Building relationships in PNG

Tradespeople from three nations are renovating a school building for the children of Papua New Guinea Defence Force (PNGDF) personnel posted to Lombrum Naval Base on Manus Island.

CAPTIONAn Australian Army sapper and a soldier of the Papua New Guinea Defence Force help renovate a school during Exercise Puk Puk, Manus Island, Papua New Guinea. Story by Major Taylor Lynch. Photos by Corporal Brandon Grey.

As part of Exercise Puk Puk, personnel from the Australian Army’s 3rd Combat Engineer Battalion, the Papua New Guinea Defence Force Engineer Battalion, and the British Army are repairing the building, with Australian sappers fabricating new components.

Site foreman Corporal Dillon Butler said managing a construction project with partners in such a remote location was a unique experience.

“We started by demolishing the old walls, and removed asbestos sheeting, old structural posts and the old roof sheeting,” Corporal Butler said.

“New components are now being fabricated for installation.

CAPTION: Soldiers of the Papua New Guinea Defence Force build a wooden framework as part of the school renovations.

“I’m enjoying the experience because I’m running a team of multiple nationalities, and the rest of the team are getting a lot out of it because they’re collaborating with people of nationalities they’ve never worked with before. Seeing how different people operate is really beneficial.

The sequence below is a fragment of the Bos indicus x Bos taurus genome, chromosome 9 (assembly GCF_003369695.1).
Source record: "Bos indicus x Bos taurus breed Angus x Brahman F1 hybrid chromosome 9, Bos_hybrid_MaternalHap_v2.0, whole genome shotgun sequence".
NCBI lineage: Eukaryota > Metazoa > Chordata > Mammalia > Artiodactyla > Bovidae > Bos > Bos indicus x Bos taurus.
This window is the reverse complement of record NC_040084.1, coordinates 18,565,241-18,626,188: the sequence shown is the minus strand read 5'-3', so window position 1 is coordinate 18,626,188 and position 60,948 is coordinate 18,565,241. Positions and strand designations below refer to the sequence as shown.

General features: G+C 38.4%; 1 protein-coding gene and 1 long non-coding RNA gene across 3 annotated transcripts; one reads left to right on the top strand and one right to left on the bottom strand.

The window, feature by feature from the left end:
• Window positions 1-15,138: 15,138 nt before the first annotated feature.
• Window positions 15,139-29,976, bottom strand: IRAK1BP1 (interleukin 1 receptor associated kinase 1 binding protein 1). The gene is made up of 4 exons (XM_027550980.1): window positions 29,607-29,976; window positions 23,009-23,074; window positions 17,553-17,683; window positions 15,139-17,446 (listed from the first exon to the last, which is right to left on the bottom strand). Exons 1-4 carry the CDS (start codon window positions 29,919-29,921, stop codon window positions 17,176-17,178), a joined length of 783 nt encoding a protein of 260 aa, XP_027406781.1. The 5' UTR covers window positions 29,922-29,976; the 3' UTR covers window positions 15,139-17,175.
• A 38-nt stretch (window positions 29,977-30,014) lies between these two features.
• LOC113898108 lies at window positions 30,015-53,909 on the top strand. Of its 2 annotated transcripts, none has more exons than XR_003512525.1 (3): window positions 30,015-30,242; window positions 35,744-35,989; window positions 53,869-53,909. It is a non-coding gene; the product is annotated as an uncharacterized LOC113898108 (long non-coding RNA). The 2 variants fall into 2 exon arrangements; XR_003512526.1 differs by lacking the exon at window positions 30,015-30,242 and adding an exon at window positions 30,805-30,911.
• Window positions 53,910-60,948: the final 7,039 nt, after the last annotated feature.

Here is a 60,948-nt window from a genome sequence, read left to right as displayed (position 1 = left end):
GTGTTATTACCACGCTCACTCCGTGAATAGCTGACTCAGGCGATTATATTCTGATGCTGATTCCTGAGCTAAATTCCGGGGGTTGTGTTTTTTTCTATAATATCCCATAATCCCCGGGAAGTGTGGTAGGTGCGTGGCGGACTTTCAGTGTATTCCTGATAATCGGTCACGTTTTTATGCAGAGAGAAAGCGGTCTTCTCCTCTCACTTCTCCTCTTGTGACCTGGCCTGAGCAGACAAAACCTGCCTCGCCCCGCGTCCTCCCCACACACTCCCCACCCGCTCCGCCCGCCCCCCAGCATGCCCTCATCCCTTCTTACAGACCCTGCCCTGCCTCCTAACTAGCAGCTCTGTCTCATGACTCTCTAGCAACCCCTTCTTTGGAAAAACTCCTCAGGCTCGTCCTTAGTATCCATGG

The PNGDF tradies have been brilliant, they’re keen to get stuck in and help out wherever they can.”

PNGDF Sergeant Tarzan Napitali said his tradesmen were benefiting from the experience.

“The tradesmen here just completed their apprenticeships, and we made them the priority to come here to experience renovations in a more inaccessible location,” he said.

“Most of them are new guys. I believe they will learn a lot here.

“When we first started, they fitted in well with their Australian counterparts, and by the second day they really started to get to know each other.”

Sergeant Napitali was proud to be working alongside international partners on a meaningful project that would benefit the community.

“It’s good to be part of a job like this, reaching out to the community within the barracks,” he said.

The renovations are due to be finished by the end of October.


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